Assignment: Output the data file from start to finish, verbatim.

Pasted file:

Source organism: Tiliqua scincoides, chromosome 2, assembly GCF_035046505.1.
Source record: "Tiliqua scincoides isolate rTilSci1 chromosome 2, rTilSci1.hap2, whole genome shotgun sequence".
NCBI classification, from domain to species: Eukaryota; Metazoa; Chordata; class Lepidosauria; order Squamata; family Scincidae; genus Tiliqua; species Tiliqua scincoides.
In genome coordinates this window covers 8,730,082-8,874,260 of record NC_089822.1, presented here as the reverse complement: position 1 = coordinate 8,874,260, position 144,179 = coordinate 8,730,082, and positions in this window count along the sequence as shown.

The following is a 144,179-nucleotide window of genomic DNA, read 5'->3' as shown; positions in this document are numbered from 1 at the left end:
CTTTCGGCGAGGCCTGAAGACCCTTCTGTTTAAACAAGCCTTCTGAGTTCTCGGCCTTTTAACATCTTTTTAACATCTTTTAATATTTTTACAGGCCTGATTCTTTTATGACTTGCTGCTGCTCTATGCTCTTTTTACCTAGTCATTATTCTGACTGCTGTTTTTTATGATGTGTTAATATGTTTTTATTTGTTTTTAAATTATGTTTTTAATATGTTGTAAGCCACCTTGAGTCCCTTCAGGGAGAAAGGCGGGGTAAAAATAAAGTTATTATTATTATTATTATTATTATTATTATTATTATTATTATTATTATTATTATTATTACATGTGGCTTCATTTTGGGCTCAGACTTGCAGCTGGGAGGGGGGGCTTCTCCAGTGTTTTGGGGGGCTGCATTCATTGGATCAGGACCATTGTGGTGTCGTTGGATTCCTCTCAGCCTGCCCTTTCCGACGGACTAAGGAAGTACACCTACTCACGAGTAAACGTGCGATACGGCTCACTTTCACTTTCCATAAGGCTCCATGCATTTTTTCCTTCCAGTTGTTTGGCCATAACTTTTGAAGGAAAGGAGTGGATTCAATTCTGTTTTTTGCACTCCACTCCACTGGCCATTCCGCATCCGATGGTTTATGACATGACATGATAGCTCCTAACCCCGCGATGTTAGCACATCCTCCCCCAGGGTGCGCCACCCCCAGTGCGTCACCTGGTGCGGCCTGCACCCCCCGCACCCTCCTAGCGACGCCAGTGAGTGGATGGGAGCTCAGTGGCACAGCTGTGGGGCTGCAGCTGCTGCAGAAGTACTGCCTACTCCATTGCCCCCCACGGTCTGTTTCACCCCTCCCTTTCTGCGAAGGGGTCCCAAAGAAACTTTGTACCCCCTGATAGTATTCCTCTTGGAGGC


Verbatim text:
Source organism: Tiliqua scincoides, chromosome 2, assembly GCF_035046505.1.
Source record: "Tiliqua scincoides isolate rTilSci1 chromosome 2, rTilSci1.hap2, whole genome shotgun sequence".
NCBI classification, from domain to species: Eukaryota; Metazoa; Chordata; class Lepidosauria; order Squamata; family Scincidae; genus Tiliqua; species Tiliqua scincoides.
In genome coordinates this window covers 8,730,082-8,874,260 of record NC_089822.1, presented here as the reverse complement: position 1 = coordinate 8,874,260, position 144,179 = coordinate 8,730,082, and positions in this window count along the sequence as shown.

The following is a 144,179-nucleotide window of genomic DNA, read 5'->3' as shown; positions in this document are numbered from 1 at the left end:
CTTTCGGCGAGGCCTGAAGACCCTTCTGTTTAAACAAGCCTTCTGAGTTCTCGGCCTTTTAACATCTTTTTAACATCTTTTAATATTTTTACAGGCCTGATTCTTTTATGACTTGCTGCTGCTCTATGCTCTTTTTACCTAGTCATTATTCTGACTGCTGTTTTTTATGATGTGTTAATATGTTTTTATTTGTTTTTAAATTATGTTTTTAATATGTTGTAAGCCACCTTGAGTCCCTTCAGGGAGAAAGGCGGGGTAAAAATAAAGTTATTATTATTATTATTATTATTATTATTATTATTATTATTATTATTATTATTATTATTACATGTGGCTTCATTTTGGGCTCAGACTTGCAGCTGGGAGGGGGGGCTTCTCCAGTGTTTTGGGGGGCTGCATTCATTGGATCAGGACCATTGTGGTGTCGTTGGATTCCTCTCAGCCTGCCCTTTCCGACGGACTAAGGAAGTACACCTACTCACGAGTAAACGTGCGATACGGCTCACTTTCACTTTCCATAAGGCTCCATGCATTTTTTCCTTCCAGTTGTTTGGCCATAACTTTTGAAGGAAAGGAGTGGATTCAATTCTGTTTTTTGCACTCCACTCCACTGGCCATTCCGCATCCGATGGTTTATGACATGACATGATAGCTCCTAACCCCGCGATGTTAGCACATCCTCCCCCAGGGTGCGCCACCCCCAGTGCGTCACCTGGTGCGGCCTGCACCCCCCGCACCCTCCTAGCGACGCCAGTGAGTGGATGGGAGCTCAGTGGCACAGCTGTGGGGCTGCAGCTGCTGCAGAAGTACTGCCTACTCCATTGCCCCCCACGGTCTGTTTCACCCCTCCCTTTCTGCGAAGGGGTCCCAAAGAAACTTTGTACCCCCTGATAGTATTCCTCTTGGAGGC